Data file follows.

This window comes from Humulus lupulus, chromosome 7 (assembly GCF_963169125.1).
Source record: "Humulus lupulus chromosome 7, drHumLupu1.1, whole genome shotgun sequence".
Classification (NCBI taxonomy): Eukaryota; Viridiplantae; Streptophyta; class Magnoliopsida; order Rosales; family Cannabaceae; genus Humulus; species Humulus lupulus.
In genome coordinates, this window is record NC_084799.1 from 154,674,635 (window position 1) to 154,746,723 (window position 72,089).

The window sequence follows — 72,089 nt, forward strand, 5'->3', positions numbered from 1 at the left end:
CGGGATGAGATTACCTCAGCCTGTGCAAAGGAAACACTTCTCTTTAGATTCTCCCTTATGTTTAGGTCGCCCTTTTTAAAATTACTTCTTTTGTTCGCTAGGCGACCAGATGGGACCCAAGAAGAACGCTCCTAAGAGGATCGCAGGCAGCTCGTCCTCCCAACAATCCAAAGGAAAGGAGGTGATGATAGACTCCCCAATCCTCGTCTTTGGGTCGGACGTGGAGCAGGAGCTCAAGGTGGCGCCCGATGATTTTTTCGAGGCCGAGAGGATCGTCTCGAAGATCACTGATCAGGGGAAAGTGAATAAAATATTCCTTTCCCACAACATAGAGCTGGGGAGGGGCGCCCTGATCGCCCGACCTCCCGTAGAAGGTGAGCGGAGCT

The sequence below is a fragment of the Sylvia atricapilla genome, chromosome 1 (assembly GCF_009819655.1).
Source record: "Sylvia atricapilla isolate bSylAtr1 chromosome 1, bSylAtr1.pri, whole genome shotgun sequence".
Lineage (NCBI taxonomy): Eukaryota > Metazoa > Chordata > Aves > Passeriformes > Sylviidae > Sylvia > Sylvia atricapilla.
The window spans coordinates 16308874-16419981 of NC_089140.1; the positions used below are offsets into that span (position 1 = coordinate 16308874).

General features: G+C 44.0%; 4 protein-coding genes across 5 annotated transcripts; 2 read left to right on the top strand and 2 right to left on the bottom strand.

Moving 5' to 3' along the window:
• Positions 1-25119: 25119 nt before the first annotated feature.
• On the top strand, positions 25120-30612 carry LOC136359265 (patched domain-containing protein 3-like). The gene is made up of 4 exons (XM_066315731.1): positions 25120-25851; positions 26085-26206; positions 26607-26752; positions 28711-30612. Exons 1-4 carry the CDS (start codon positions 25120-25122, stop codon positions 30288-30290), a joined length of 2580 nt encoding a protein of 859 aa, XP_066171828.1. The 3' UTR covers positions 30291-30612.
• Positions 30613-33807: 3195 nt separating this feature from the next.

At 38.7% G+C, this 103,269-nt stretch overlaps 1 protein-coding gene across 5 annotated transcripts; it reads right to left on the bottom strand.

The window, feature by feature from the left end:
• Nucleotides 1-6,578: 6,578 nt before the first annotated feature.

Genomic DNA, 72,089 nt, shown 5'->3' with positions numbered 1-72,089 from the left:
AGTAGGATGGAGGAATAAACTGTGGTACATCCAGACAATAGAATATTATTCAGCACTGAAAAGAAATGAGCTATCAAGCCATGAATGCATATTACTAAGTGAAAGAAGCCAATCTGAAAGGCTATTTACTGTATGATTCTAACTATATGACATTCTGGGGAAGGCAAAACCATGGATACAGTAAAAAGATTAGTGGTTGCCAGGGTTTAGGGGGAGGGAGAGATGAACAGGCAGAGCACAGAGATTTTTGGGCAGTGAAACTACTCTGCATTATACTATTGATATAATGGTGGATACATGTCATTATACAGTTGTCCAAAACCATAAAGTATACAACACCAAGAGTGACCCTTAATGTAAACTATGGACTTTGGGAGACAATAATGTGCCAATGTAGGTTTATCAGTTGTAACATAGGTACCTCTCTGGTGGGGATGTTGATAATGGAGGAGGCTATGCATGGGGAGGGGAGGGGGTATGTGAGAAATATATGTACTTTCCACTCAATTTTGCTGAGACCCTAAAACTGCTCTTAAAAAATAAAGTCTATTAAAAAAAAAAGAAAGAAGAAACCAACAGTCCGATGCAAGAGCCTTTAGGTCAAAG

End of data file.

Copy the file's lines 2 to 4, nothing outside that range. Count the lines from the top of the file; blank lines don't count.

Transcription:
Source record: "Humulus lupulus chromosome 7, drHumLupu1.1, whole genome shotgun sequence".
Classification (NCBI taxonomy): Eukaryota; Viridiplantae; Streptophyta; class Magnoliopsida; order Rosales; family Cannabaceae; genus Humulus; species Humulus lupulus.
In genome coordinates, this window is record NC_084799.1 from 154,674,635 (window position 1) to 154,746,723 (window position 72,089).